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Archive for May, 2012

music video : M83 – Reunion

Wednesday, May 30th, 2012

The glowy eyed kids are back! Today M83 released a video for “Reunion” off their latest album Hurry Up, We’re Dreaming. “Reunion” is part two of the story that commenced with the video for “Midnight City”. Together, these two music videos tell the story of a pack of gifted kids with telekinetic powers who escape from an institution and run wild through a desolate cityscape. In the first video witness their liberation, with “Reunion” experience their defiance. Can’t help but think of Akira when watching this video.

– Jennifer Link

fashion editorial : City Dweller

Wednesday, May 30th, 2012

photographer : Manny S.
fashion stylists : Antonio Esteban and Sheree Carella
makeup artist : Inessa Shak
hair stylist : Cesar Bazan
model : Lacy Soto

view the full editorial in the April/May 2012 Issue

interview : Praga Khan of Lords of Acid

Saturday, May 26th, 2012

With the release of the first new Lords of Acid album in over eleven years Deep Chills, Praga Khan has found a way to refresh the sound while staying true to its origins.

interview by beLIEve

I’ve been listening to your music since the mid-90s and it’s an honor to be speaking with you today. With 68 releases and 421 appearances as Praga Khan, 33 releases and 120 appearances as Lords of Acid (numbers from Discogs), your collective catalog is immense. However, it’s been eleven years since you’ve released an album under Lords of Acid and six since you released “Pick-Up Truck”, could you talk for a minute about what’s been keeping you away from production for so long?
Praga Khan : Well, let me thank you, I didn’t know that it was so large. The thing was that I was involved with a lot of creative stuff here in Europe. I did some music for the Royal Ballet, and I have done soundtracks and theater, and a lot of creative stuff with local performers. A lot of tours in theaters with different performers of every genre. It was really creative, and really got into it, but lost my focus on the music…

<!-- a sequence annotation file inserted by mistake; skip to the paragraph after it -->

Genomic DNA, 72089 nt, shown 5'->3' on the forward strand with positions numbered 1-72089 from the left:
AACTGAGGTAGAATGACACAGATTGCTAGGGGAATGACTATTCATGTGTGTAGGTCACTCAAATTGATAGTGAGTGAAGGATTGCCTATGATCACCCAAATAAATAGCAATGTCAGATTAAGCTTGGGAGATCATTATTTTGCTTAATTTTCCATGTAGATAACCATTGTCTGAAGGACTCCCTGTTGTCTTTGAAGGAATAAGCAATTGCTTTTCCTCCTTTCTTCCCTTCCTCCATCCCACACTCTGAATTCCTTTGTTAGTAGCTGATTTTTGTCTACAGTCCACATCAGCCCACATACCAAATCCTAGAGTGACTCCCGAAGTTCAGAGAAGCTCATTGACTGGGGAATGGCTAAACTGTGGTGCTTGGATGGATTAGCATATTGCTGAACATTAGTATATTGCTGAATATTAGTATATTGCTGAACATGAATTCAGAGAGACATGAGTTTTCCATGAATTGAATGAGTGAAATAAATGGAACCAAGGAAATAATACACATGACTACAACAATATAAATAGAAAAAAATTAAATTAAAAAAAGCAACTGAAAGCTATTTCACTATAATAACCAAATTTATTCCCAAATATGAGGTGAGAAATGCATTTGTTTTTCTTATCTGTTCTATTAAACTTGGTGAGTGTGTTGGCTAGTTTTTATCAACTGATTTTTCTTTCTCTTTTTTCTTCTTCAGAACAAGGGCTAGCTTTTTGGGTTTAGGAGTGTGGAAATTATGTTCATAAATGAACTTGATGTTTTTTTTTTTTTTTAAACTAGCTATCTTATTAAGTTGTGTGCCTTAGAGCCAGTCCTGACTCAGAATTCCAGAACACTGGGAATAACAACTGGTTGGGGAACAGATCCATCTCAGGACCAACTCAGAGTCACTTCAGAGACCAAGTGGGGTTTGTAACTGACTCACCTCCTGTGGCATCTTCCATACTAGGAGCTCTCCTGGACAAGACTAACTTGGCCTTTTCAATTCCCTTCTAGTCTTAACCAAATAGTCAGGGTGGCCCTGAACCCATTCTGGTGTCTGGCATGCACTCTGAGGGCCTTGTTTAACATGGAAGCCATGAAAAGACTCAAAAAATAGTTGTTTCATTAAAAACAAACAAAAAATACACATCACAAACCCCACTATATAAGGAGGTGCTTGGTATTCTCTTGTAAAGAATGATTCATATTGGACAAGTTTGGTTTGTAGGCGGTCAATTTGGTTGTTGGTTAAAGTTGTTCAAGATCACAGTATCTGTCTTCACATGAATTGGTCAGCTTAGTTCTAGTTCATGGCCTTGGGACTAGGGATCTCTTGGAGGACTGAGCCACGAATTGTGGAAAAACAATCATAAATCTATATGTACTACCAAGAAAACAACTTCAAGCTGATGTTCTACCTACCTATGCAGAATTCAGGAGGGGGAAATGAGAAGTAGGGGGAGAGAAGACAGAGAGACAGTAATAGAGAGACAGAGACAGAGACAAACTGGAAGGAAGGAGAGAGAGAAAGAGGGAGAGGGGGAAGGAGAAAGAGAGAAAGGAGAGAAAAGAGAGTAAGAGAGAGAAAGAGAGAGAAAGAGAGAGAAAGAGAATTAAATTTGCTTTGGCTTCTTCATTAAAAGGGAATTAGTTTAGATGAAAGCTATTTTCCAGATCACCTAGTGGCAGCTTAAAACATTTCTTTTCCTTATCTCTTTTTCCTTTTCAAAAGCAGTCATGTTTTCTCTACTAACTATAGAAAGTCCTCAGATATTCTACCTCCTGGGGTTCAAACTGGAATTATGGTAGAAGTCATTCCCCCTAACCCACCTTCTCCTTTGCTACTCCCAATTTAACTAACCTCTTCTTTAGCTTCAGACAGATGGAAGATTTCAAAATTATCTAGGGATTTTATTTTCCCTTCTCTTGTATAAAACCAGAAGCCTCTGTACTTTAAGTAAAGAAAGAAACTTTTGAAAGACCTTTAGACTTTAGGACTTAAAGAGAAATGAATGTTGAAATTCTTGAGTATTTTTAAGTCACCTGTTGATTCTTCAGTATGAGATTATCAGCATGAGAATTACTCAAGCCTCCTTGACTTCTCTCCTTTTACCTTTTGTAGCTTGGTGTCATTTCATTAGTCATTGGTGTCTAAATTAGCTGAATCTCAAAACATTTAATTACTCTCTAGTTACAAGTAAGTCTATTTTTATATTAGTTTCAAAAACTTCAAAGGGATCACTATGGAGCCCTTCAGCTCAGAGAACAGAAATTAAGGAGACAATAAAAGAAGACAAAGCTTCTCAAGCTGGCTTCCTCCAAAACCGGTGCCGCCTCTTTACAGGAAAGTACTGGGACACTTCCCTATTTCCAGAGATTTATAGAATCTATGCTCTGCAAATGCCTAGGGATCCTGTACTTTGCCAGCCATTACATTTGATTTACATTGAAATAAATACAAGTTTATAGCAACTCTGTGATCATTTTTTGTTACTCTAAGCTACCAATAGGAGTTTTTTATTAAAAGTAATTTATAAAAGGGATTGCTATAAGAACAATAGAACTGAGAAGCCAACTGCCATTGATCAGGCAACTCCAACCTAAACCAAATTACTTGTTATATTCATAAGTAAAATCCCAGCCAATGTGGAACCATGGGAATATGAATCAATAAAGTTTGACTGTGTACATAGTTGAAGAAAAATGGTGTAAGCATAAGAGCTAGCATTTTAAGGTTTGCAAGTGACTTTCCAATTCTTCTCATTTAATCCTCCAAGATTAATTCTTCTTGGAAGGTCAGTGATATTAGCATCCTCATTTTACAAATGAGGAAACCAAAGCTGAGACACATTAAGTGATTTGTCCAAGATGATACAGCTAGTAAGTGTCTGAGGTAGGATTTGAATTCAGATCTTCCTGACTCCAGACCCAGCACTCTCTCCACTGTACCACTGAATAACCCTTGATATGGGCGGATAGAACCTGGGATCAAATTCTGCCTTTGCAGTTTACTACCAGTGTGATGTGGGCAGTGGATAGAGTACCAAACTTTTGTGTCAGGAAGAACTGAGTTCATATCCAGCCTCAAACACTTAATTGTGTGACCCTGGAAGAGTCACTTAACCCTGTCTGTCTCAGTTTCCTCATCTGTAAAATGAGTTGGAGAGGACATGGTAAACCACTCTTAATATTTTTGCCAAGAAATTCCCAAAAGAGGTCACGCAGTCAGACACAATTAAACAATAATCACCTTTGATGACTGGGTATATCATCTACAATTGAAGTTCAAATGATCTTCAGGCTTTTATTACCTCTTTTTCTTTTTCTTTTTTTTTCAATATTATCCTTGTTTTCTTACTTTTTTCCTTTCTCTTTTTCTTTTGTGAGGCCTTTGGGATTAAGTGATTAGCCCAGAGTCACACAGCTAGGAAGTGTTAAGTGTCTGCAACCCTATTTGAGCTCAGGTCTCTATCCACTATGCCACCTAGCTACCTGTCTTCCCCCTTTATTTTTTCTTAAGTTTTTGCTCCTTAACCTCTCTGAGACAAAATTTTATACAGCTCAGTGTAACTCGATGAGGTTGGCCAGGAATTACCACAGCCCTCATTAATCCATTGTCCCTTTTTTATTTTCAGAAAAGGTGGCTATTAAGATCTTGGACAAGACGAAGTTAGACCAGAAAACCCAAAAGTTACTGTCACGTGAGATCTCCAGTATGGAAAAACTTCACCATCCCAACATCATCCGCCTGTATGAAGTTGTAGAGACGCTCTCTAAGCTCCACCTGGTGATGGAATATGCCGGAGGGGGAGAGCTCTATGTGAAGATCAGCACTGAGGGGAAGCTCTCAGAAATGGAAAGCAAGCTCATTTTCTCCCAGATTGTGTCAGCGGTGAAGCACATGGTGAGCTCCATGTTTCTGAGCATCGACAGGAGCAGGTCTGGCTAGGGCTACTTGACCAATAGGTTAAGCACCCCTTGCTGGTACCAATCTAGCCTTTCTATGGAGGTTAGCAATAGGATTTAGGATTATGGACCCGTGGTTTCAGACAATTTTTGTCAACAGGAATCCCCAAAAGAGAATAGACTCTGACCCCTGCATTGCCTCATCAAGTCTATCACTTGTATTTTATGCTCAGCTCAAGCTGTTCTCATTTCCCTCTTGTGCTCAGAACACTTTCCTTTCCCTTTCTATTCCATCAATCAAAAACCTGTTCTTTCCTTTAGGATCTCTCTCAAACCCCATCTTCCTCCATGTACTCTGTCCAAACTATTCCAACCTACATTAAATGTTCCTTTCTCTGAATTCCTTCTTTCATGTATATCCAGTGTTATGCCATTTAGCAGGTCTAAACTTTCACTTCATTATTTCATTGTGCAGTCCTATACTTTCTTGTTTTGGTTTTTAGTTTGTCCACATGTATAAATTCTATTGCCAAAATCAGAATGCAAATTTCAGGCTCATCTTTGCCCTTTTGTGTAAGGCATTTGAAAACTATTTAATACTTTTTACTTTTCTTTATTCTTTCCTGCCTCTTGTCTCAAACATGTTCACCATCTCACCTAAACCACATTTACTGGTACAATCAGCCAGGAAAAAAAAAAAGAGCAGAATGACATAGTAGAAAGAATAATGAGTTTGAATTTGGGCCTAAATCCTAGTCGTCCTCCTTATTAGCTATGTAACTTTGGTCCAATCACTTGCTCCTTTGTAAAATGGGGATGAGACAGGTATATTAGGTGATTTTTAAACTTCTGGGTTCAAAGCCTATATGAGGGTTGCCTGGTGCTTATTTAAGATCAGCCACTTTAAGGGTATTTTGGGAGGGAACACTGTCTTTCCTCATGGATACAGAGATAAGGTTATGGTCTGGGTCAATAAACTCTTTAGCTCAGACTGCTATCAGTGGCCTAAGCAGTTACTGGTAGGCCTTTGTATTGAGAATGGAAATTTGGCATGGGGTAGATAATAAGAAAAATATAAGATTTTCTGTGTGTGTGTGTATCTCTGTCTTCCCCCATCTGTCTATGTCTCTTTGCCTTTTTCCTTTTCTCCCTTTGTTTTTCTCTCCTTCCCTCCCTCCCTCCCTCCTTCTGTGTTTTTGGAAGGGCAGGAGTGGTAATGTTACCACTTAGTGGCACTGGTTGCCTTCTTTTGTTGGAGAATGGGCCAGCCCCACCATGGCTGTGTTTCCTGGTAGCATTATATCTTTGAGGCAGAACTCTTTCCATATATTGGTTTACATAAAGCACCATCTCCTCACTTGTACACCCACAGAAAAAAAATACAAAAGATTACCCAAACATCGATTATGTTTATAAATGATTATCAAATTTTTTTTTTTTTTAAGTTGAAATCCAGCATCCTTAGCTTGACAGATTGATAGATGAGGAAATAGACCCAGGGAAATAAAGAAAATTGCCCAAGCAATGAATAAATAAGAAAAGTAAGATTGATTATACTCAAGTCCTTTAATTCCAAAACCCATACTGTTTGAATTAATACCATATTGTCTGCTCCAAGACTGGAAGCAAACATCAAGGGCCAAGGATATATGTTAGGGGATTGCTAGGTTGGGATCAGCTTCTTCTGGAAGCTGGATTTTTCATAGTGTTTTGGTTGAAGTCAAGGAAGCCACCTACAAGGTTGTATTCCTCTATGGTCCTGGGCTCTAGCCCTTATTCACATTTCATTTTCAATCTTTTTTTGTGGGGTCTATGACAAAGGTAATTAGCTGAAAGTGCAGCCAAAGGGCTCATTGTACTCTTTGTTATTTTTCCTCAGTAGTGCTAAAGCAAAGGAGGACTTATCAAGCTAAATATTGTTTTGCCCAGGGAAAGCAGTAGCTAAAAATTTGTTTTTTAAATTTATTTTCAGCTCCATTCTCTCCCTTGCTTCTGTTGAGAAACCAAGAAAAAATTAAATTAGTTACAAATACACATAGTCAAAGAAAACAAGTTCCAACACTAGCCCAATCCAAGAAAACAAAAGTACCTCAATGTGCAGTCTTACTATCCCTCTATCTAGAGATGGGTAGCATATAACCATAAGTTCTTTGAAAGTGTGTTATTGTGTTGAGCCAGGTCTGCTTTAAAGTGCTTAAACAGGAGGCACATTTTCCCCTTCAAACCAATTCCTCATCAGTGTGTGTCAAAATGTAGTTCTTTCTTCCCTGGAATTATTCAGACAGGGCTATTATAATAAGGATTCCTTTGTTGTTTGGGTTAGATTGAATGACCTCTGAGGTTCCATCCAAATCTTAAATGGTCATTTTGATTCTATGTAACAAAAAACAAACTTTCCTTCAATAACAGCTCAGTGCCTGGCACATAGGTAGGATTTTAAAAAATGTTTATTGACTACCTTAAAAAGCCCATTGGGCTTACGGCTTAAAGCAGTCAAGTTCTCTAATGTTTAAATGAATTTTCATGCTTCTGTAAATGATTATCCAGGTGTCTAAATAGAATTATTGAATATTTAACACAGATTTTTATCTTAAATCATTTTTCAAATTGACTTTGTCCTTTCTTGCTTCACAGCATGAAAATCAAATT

You say that you lost your focus, how did you get your nose “back to the grindstone” and get back to the music?
PK : It’s not that I didn’t like music, but it was like a different music on a different level. It was theaters and movie scores and stuff like that. But then I got a phone call from American management, and they said that, ‘there was a lot of youngsters that are into Lords of Acid now, would you think about doing a new record album?’ And I wanted to see it for my own eyes, so I came over and played a couple of songs to see what was happening. And then we booked a tour two years ago, and I was really surprised that so many people came out to see the shows. And was really surprised that there were so many young people that came to see the shows. And that really was when I decided to write some new music. Because I am not a person that can write something on command, it has to come from within… I was touring and had a lot of talks with fans and decided to go back into the studio.

read the full interview in the April/May 2012 Issue

designer feature : Heartless Revival

Friday, May 25th, 2012

interview by : Jessica Jewell
photographer : Liz Besanson
makeup artist : Deidre Grant
hair stylist : Mackenzie Hughes
models : Anastasia Eremenko, Veronica Dawn, and Morghan Dever

Autumn Kietponglert’s evocative designs combine darkness, texture, lines, and movement. Based out of Philadelphia, she’s part of a collective of designers forging a new fashion scene. She’s the creative director of the Heartless Revival brand and the designer of Autumnlin Atelier. Zipping down runways and gracing the pages of editorials, her creations are awe-inspiring. Her work has been showcased at New York’s Fashion Week and has earned international rapport turning heads with her international publicity.

Heartless Revival’s aesthetic is edgy, dark Tokyo street attitude colliding with refined, aristocratic Victorian fashions. Her most recent collection, “Sacred and Profane” maintains a brooding look while still integrating lighter materials and more understated, softer colors. They’re ethereal and carry the models down the catwalk with a mesmerizing grace and fluidity.

What’s the buzz all about? Where East meets West, where nightmares meet dreams, her designs are as unique as they are enviable. Auxiliary had the privilege of getting a minute of Autumn’s time to pick the brain of a prodigal creative.

read the full interview in the April/May 2012 Issue

contest : Too Fast Undead Unicorn Bag Giveaway

Thursday, May 24th, 2012